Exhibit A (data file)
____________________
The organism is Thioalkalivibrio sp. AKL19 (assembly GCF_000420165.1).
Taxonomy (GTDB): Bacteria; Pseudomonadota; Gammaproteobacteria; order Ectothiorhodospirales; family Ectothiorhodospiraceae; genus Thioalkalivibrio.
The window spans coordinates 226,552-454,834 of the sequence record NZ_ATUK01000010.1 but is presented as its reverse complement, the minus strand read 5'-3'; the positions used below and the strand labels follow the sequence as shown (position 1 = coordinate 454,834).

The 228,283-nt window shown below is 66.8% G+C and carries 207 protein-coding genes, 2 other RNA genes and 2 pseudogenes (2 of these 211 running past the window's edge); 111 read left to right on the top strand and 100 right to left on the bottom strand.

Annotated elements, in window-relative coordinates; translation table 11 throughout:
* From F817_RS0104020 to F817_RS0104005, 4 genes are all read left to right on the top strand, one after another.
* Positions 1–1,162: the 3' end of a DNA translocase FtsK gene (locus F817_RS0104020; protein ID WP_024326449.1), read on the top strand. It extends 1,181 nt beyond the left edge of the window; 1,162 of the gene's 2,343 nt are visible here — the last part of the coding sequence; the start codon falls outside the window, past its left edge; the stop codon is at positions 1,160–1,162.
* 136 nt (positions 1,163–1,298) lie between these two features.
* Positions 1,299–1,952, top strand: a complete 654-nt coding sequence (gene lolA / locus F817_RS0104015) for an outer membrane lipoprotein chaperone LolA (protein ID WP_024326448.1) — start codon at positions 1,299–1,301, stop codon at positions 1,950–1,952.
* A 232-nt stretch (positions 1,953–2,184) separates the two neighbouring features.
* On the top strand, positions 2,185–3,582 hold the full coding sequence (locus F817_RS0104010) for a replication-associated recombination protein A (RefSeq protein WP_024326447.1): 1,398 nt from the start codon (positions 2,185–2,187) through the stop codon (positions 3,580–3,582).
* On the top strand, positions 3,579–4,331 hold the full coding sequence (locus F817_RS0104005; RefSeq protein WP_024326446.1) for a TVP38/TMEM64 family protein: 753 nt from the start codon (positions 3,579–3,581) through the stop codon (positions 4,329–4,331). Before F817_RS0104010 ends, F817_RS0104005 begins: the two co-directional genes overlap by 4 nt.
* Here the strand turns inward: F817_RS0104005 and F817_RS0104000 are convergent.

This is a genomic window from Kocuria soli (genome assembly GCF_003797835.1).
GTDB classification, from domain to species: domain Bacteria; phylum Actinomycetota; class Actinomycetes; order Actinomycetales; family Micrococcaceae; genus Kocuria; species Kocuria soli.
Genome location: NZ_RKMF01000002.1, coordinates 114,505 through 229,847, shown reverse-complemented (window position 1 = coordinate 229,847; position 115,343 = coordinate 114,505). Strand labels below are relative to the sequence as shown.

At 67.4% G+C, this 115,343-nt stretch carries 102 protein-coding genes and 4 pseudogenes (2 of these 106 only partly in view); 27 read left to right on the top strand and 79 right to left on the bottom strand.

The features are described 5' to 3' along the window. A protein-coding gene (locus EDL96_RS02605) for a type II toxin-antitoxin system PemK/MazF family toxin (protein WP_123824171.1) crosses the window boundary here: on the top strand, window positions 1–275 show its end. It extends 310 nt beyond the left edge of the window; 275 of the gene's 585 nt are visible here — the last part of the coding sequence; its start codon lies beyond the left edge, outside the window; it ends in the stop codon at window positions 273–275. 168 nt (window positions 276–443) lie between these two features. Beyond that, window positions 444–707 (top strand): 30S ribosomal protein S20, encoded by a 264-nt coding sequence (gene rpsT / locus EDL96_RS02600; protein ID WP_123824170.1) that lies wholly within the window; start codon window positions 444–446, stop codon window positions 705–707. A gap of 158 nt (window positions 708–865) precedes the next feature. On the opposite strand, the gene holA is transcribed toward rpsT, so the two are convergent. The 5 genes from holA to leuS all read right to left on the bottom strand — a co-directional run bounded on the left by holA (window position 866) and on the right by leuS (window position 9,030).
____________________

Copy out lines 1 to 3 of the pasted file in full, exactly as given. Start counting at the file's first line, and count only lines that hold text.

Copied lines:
The organism is Thioalkalivibrio sp. AKL19 (assembly GCF_000420165.1).
Taxonomy (GTDB): Bacteria; Pseudomonadota; Gammaproteobacteria; order Ectothiorhodospirales; family Ectothiorhodospiraceae; genus Thioalkalivibrio.
The window spans coordinates 226,552-454,834 of the sequence record NZ_ATUK01000010.1 but is presented as its reverse complement, the minus strand read 5'-3'; the positions used below and the strand labels follow the sequence as shown (position 1 = coordinate 454,834).